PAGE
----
On April 28, 2017, the site of a former vacant city-owned property was given new purpose: Tent-City. Unfortunately, this was not a temporary use accepted by the City. Perhaps an aesthetically pleasing art installation would have garnered more positive attention.
The City of Vancouver sought an injunction to have the tent city removed. However, Justice Neena Sharma dismissed the City’s application concluding that the safety and stability of the occupants outweighs the potential ham to the City.
The City cited development plans as the reason for requesting immediate removal of the tent city occupants. The site has been vacant for two decades with no activity to speak of. In fact, a tent city was erected on the very same site a decade ago.
What is the City doing about its vacant sites ? Spending public resources to keep them out of the public’s reach.
It’s time for Vancouver to create a policy and strategy regarding vacant city-owned sites the reduces inequality and enables access to land.
Watch CBC’s A walk through Main Street’s tent city
Read the court’s decision: Vancouver (Vancouver) v Wallstam, 2017 BCSC 937
A vacant space can truly be found anywhere and be used for anything. One vacant, underutilized space in particular caught the eye of documentary filmaker Nettie Wild, whose latest project “Uninterrupted” was projected into the underside of the Cambie Street Bridge. The film is about the Adams River salmon run, which aims at educating viewers of their role in maintaining the salmon run. A truly moving, education and unique experience in underutilized vacant space. What will Nettie come up with next?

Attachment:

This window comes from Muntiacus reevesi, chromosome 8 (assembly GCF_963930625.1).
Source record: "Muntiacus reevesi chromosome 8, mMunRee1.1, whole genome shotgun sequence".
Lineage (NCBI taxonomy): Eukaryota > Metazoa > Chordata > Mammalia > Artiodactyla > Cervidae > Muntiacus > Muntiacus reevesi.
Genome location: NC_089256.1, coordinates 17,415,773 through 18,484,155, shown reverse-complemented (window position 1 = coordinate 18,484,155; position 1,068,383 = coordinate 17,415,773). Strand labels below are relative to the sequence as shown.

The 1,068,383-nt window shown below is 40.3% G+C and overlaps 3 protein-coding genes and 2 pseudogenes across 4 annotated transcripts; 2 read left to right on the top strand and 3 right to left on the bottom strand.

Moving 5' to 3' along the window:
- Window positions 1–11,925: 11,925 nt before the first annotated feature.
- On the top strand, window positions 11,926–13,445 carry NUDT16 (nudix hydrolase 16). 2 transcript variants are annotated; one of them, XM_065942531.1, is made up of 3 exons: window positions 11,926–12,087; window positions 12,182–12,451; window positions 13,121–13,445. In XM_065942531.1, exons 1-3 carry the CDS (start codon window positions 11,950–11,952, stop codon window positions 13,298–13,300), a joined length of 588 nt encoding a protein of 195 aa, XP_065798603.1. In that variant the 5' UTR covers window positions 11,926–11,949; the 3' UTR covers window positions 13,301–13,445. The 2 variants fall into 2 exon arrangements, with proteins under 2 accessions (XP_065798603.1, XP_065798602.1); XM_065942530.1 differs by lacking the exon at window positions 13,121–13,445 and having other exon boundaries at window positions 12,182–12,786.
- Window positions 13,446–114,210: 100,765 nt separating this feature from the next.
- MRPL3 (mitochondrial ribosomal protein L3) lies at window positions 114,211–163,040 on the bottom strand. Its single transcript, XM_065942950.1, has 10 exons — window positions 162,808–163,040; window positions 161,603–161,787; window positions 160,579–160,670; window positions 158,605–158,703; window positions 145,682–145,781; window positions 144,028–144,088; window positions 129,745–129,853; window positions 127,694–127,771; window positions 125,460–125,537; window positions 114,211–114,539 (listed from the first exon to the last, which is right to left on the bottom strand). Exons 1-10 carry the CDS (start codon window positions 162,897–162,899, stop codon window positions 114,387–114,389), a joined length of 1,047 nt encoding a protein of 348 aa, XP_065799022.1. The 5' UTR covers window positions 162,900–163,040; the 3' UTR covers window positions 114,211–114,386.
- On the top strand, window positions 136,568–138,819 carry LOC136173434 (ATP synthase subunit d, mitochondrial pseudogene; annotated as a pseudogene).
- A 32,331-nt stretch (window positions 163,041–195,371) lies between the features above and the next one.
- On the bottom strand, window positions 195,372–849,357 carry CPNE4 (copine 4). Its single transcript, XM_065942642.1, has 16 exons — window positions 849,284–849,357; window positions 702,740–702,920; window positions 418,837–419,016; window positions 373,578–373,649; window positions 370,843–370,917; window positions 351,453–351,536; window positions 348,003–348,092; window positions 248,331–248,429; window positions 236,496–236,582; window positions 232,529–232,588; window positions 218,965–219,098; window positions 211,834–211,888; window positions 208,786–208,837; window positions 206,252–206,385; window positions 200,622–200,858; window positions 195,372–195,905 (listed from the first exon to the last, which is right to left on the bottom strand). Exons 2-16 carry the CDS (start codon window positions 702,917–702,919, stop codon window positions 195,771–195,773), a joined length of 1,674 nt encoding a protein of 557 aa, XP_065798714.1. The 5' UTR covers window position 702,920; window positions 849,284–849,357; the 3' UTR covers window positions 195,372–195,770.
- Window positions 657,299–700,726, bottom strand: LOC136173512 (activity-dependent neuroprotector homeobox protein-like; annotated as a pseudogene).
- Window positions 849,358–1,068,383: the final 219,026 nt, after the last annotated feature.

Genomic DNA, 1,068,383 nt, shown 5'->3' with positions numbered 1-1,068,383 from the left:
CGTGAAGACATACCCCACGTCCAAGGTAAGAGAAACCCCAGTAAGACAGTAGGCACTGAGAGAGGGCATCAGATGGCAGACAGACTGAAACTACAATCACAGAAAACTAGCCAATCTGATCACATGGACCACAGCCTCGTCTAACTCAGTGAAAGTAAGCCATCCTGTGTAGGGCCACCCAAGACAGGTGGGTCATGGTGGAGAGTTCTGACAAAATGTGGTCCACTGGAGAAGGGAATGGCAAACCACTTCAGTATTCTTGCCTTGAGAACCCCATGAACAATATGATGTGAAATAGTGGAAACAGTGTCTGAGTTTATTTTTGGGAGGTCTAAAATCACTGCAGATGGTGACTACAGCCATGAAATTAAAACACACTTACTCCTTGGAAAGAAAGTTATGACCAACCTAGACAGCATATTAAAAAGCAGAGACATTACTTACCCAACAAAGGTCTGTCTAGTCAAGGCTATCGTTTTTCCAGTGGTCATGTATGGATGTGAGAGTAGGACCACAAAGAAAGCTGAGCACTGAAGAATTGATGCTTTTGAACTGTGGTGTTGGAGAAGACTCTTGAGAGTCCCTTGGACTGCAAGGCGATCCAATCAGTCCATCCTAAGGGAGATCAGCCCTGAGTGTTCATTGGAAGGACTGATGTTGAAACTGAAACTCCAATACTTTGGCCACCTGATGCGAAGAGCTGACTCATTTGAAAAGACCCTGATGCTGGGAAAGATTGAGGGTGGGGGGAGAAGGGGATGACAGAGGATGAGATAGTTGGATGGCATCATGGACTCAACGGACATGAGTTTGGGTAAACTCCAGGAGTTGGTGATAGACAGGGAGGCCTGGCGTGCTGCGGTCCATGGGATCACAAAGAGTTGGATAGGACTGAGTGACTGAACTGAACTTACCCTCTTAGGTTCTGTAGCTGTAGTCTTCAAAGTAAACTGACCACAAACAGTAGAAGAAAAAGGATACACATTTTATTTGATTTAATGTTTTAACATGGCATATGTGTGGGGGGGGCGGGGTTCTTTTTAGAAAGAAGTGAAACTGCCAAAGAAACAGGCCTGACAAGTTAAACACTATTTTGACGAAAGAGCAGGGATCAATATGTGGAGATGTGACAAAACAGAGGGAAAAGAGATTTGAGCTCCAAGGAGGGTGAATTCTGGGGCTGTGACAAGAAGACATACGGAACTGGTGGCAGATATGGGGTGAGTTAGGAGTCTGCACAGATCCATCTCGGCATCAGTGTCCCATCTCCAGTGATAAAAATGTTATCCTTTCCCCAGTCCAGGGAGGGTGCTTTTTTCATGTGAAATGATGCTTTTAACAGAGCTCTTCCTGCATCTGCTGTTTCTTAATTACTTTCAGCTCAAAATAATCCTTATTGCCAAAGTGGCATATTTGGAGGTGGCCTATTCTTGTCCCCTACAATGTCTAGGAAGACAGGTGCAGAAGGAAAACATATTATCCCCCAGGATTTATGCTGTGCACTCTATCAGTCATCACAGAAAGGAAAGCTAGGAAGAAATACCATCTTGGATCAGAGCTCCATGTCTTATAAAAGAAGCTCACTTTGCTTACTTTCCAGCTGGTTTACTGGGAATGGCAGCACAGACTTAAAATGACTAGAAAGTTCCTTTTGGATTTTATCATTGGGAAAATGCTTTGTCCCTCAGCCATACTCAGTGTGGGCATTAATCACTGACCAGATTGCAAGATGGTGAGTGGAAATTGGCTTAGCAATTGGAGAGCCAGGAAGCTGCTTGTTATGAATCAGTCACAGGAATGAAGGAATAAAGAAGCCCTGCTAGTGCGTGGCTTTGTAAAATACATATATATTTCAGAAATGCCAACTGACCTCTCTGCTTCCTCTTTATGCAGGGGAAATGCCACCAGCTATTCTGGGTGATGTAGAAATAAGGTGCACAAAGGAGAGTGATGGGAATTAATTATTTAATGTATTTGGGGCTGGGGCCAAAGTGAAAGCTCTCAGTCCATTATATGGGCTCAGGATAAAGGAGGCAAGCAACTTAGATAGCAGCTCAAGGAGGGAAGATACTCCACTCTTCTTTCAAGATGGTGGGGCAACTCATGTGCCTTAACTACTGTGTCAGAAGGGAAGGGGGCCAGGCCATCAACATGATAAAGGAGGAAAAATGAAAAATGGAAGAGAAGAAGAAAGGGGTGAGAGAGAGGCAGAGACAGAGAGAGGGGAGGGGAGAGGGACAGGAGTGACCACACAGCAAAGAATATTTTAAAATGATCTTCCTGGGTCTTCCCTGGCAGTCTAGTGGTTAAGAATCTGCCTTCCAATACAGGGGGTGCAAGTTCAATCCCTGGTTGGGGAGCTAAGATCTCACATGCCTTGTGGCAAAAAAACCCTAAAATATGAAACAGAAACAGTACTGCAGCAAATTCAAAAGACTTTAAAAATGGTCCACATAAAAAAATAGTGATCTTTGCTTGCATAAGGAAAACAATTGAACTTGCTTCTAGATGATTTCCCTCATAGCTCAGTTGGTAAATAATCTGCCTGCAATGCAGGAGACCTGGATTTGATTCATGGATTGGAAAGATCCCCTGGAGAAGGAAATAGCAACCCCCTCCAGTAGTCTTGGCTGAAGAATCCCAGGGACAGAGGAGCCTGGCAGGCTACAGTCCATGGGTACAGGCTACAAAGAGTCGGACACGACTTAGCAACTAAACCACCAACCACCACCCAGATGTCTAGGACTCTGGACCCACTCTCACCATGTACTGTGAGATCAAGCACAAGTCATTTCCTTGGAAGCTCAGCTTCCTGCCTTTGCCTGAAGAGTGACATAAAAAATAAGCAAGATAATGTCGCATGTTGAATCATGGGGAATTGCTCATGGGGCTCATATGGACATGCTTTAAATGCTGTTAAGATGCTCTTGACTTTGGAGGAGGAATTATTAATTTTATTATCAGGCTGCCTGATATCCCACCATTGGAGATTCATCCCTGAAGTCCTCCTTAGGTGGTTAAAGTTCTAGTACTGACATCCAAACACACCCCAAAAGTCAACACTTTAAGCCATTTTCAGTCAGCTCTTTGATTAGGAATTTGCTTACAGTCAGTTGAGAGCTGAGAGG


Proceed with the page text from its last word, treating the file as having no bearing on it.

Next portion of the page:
For more, see “Uninterrupted”
As part of Unused Terrain, I regularly follow initiatives by organisations whose purpose is to revitalize, recycle, or re-use vacant lots. 596 acres, an organization based in New York and founded by Paula Z. Segal, first started activating vacant land when Paul came across a spreadshees of all the publicly owned vacant land in Brooklyn and created a map of it to distribute (easier said than done, if our experience in Vancouver is to be relied on!) The map was designed to be a tool to “let people know about the unharnessed potential hidden in plain sight throughout the city’s neighbourhoods.” Since then, 596 acres creates tools that aid citizens access and activate vacant city-owned lands. Their goal is to change the way people see vacant land in their neighbourhood and empower relationships and connections with land. Many of the tools created by 596 acres help citizens understand what is happening with vacant lots and promotes community development and education about sustainable land use. An admirable goal and something to aspire to!
For more information check out 569 Acres
In November 2017, a group of SFU students built a giant blanket fort for a music stage beneath the Cambie Street Bridge in order to showcase what can be done with underutilized public space. Under the giant blanket fort was a street festival, book exchange, and a musical patio jam space. The students were tasked with developing installations that reflect the growing needs in Vancouver. The blanket fort represented the increase in tent cities across the province. No indication on whether a permit was obtained from the City of Vancouver for the temporary space use.
For more information, check out: Students build giant blanket for music stage beneath Cambie Street bridge